Justin Hickman was brought in back in 2012 after spending time in both the AFL and CFL. He spent the past season on the injured reserve list, but he'll be looking to fight for a roster spot in training camp.

Defensive Backs

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    Andy Lyons/Getty Images

    Cornerbacks

    1. Vontae Davis

    After signing a four-year deal worth $39 million, Vontae Davis is now one of the highest-paid corners in the league. He only had one interception last year, but his ability to shut down opposing receivers made him one of the most important players on defense last year.

     

    2. Greg Toler

    Staying healthy was a big concern for Greg Toler when the Colts signed him. Unfortunately, injuries kept him out for seven games this season, which means he's now missed 28 games in the past three years. If he can actually stay healthy this year, he should be a nice No. 2 to play alongside Davis.

     

    3. Darius Butler

    When Darius Butler has had to play as a No. 1 or No. 2 corner, he's struggled. He's much more effective when playing as a nickel corner against slot receivers. If the depth chart stays like this, Butler will be in the perfect position to be as effective as possible.

     

    4. Josh Gordy

    Josh Gordy was a decent option when he was asked to play. He was able to get another deal with the Colts, but it's for just one year, so he'll need to prove himself to stay with the team.

     

    5. Sheldon Price

    Heading into training camp last year, I was really curious about Sheldon Price. He was the ideal frame for a shutdown corner at 6'2" and 181 pounds. He joined the Colts as an undrafted free agent last year, so he could lose his job at any time if he doesn't impress the coaching staff.

     

    Free Safety

    1. LaRon Landry

    Now that Antoine Bethea is gone, the Colts are going to probably have to make LaRon Landry the go-to free safety due to the lack of depth in the secondary. While he's known mostly for being a heavy hitter, he wasn't as bad as expected in coverage, but it's still unlikely he's as effective as the team's old free safety at trying to prevent deep passes.

     

    2. Delano Howell

    Delano Howell is best known for returning a blocked field goal 61 yards for the score against the Seattle Seahawks, and other than that, he really didn't do too much. However, Landry has struggled to stay healthy in previous seasons, so Howell might have to start some games throughout the year.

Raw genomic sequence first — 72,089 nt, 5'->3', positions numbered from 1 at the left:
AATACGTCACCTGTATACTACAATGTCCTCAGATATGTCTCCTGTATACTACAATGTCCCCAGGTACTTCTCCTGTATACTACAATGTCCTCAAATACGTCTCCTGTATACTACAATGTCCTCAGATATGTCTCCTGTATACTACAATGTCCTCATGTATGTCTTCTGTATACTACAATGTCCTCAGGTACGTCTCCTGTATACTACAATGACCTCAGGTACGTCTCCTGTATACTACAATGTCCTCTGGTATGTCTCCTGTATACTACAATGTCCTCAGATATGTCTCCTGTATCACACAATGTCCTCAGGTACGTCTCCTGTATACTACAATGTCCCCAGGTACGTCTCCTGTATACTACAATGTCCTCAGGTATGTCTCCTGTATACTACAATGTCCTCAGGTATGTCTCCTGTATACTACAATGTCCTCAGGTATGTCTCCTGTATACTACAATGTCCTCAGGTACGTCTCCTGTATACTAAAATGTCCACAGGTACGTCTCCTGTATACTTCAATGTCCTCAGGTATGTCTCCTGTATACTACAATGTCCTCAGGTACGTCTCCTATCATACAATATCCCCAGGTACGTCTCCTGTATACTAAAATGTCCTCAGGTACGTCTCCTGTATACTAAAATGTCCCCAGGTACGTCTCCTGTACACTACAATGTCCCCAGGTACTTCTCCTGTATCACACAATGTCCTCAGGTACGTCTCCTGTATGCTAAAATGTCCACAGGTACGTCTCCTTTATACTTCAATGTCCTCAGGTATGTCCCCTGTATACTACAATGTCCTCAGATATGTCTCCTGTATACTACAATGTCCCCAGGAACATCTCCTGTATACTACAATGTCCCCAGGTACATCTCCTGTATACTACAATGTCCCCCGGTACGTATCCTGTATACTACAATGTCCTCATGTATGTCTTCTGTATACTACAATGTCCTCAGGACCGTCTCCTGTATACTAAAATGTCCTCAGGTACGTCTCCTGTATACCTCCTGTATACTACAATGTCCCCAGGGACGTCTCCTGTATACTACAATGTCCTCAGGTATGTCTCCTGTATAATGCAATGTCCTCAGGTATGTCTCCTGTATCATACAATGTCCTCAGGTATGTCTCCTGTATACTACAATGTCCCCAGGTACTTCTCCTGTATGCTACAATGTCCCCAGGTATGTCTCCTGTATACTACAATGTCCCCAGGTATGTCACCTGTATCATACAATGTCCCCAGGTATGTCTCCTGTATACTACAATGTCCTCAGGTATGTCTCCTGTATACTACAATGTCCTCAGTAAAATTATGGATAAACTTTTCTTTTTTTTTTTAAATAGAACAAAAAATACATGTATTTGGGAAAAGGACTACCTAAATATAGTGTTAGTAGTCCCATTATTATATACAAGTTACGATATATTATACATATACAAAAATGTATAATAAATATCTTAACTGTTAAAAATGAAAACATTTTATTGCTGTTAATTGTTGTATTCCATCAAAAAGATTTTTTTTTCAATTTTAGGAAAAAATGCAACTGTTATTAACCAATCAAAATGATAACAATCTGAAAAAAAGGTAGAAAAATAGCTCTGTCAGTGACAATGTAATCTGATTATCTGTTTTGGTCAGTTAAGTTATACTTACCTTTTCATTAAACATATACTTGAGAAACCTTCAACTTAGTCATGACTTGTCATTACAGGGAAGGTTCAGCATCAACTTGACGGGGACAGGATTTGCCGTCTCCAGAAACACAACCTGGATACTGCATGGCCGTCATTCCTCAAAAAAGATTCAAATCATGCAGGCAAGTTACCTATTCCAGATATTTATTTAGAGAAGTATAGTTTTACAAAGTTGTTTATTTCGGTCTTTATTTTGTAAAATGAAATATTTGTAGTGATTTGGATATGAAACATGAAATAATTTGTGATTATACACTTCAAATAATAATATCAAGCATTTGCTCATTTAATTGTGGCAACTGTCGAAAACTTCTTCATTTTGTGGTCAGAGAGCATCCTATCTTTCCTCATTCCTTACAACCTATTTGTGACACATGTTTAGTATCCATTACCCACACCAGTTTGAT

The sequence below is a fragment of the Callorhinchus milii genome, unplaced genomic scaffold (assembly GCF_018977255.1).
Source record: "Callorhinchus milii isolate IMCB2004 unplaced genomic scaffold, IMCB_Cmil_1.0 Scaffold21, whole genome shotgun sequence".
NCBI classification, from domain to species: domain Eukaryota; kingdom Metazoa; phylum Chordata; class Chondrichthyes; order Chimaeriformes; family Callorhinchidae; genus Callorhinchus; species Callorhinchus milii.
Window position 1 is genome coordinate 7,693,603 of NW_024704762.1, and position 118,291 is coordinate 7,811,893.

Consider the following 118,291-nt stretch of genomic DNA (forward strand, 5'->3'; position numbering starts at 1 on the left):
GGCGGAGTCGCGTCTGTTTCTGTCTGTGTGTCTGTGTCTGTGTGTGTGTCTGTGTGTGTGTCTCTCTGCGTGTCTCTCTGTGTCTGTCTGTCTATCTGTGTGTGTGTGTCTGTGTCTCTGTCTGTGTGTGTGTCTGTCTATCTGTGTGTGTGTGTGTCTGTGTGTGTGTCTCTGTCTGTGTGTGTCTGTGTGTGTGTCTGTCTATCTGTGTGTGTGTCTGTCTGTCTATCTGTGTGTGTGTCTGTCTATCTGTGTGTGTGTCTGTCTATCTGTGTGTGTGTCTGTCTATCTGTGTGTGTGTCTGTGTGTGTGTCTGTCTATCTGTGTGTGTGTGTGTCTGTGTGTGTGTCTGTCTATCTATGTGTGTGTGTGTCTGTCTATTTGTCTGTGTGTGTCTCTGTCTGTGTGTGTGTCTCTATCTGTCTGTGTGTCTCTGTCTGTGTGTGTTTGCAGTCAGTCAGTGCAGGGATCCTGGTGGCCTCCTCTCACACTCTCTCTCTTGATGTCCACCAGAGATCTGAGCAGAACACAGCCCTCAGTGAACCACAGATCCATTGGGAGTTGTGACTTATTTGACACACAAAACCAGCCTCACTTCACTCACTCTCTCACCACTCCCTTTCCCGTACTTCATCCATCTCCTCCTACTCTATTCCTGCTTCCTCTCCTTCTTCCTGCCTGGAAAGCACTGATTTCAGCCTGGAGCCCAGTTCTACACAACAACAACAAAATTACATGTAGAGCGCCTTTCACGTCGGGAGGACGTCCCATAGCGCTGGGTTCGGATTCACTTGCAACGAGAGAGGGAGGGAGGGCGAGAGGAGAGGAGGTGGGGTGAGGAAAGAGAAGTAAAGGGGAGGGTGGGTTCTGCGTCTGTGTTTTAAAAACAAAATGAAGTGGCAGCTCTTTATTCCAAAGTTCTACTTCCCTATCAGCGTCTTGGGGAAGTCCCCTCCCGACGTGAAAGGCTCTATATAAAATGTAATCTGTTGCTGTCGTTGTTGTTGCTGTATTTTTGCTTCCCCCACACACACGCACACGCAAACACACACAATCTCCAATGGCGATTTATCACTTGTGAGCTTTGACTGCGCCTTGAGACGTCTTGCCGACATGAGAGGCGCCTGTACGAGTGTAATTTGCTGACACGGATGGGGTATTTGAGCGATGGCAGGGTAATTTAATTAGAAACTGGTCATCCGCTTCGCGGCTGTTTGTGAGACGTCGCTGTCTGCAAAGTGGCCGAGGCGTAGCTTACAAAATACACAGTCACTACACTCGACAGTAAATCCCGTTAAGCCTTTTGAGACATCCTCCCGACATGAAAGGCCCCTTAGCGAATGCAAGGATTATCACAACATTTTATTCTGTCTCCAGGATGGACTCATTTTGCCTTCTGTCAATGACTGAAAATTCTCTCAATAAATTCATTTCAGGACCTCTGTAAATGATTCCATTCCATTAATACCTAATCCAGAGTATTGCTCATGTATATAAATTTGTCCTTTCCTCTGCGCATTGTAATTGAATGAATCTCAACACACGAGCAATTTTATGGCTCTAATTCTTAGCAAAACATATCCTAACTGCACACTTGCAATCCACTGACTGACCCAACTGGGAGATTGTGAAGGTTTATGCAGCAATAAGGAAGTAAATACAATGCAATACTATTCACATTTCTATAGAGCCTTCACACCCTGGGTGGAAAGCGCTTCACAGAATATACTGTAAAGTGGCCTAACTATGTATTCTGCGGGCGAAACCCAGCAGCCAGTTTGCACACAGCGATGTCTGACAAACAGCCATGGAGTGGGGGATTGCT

Strong Safety

    1. Corey Lynch

    Corey Lynch has never been a permanent starter during his career, although he has started a total of 12 games in six years. The Colts will probably look for a player in the draft to start here, but for now, it looks like Lynch would be the guy.

     

    2. Sergio Brown

    Even if Sergio Brown isn't the best option at safety, it doesn't matter. Brown makes a big contribution on special teams, and he was one of the main reasons for so many punts being pinned inside the 20-yard line.

Specialists

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    Matt Slocum

    Kicker

    1. Adam Vinatieri

    After what we saw last year, it looks like Adam Vinatieri could kick for another few years. He made 35 of his 40 field goals last season, making six from 50-plus yards. He's currently 41 years old, but that doesn't seem to be stopping him from continuing to make kicks.

     

    Punter

    1. Pat McAfee

    Pat McAfee was franchise tagged last year, but this offseason he was able to sign a five-year deal for $14.5 million. He's always been a popular player in the community, but it also doesn't hurt that he averaged 46 yards per punt while pinning 27 inside the 20-yard line.

     

    Long Snapper

    1. Matt Overton

    The best long snappers are the ones that you almost never hear about. Matt Overton does a great job of that, as he's continued to be a solid long snapper over the past two years.